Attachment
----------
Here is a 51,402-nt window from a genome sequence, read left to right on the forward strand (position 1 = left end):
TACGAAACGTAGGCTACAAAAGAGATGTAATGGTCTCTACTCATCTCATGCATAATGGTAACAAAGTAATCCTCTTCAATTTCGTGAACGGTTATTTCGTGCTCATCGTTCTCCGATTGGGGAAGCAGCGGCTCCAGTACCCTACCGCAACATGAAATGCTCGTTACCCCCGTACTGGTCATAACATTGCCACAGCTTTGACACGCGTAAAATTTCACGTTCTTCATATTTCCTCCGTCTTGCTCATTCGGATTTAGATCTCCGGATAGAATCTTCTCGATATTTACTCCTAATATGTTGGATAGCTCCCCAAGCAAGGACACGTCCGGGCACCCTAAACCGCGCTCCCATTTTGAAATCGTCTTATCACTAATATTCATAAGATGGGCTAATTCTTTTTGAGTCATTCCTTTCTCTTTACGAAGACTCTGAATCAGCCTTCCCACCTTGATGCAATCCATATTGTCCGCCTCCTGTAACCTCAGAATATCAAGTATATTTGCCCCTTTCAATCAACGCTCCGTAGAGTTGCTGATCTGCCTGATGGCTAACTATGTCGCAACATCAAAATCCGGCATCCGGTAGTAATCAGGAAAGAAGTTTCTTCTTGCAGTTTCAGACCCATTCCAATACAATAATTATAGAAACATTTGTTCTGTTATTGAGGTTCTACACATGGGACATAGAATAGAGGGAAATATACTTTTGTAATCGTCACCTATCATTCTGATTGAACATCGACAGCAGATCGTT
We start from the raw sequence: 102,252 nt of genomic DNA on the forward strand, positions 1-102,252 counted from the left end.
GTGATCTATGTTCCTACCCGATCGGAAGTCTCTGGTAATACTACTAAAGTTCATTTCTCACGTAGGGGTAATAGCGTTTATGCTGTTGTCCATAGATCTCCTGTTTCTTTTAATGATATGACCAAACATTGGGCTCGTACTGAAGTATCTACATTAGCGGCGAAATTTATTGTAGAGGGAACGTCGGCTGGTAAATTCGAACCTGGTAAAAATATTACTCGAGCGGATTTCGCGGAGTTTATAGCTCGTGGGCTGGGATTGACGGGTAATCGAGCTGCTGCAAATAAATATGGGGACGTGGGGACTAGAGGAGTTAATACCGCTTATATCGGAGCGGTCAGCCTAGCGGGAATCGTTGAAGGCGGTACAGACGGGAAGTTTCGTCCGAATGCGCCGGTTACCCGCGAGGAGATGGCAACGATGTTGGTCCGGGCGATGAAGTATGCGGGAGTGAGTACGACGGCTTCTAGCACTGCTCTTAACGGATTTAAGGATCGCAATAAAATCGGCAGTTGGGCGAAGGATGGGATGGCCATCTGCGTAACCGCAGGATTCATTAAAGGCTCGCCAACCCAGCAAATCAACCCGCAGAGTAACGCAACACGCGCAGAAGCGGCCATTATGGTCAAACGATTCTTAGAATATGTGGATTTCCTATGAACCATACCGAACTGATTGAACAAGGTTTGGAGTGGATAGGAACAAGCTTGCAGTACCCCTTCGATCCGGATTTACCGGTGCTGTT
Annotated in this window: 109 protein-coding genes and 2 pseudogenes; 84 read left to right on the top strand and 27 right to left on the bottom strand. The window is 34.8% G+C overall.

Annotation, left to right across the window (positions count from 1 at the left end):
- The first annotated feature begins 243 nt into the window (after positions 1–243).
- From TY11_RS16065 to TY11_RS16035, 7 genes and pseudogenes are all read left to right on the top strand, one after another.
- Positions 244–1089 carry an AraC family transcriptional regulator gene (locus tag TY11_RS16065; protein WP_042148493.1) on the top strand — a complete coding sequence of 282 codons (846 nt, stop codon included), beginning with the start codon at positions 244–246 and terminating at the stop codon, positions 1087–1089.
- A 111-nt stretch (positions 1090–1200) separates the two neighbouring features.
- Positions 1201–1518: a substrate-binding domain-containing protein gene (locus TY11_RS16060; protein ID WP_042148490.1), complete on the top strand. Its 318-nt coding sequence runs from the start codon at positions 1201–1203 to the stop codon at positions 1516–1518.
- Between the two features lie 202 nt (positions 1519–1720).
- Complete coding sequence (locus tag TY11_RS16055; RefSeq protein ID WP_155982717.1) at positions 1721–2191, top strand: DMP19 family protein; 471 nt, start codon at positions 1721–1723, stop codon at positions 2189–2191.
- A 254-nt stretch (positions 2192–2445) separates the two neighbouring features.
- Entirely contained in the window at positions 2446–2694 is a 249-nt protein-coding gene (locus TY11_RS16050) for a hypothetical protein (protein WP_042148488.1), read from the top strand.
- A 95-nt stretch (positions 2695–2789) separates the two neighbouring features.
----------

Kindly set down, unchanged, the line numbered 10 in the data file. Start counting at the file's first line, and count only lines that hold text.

- A 111-nt stretch (positions 1090–1200) separates the two neighbouring features.